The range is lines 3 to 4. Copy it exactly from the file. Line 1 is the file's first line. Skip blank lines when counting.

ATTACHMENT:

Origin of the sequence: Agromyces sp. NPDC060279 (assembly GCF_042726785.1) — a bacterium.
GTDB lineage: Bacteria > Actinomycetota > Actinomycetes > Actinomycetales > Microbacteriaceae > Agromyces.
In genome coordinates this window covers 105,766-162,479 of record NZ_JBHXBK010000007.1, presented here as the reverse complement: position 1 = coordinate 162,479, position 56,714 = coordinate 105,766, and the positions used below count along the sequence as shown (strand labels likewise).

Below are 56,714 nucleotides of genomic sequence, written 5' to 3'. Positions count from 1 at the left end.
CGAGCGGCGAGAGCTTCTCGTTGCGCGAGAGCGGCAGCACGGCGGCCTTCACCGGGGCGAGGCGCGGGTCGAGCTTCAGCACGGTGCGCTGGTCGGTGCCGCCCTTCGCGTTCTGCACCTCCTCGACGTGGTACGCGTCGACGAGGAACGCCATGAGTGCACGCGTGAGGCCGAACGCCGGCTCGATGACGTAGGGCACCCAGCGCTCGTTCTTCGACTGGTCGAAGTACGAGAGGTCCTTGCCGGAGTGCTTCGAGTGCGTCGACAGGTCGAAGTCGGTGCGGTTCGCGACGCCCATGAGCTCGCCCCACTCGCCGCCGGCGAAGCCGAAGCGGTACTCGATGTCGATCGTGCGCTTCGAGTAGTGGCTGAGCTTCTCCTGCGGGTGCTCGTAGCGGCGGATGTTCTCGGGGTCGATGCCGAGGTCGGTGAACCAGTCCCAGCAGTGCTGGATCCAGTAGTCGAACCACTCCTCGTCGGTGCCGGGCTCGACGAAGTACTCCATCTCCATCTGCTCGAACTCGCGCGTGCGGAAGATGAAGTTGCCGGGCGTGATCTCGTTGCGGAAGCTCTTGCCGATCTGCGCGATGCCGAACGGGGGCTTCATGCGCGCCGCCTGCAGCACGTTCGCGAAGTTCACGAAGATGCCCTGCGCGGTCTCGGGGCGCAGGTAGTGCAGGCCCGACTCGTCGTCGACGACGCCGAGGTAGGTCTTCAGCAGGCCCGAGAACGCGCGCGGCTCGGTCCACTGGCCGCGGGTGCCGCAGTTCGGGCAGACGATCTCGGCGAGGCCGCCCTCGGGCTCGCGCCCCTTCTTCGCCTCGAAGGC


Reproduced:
In genome coordinates this window covers 105,766-162,479 of record NZ_JBHXBK010000007.1, presented here as the reverse complement: position 1 = coordinate 162,479, position 56,714 = coordinate 105,766, and the positions used below count along the sequence as shown (strand labels likewise).

Below are 56,714 nucleotides of genomic sequence, written 5' to 3'. Positions count from 1 at the left end.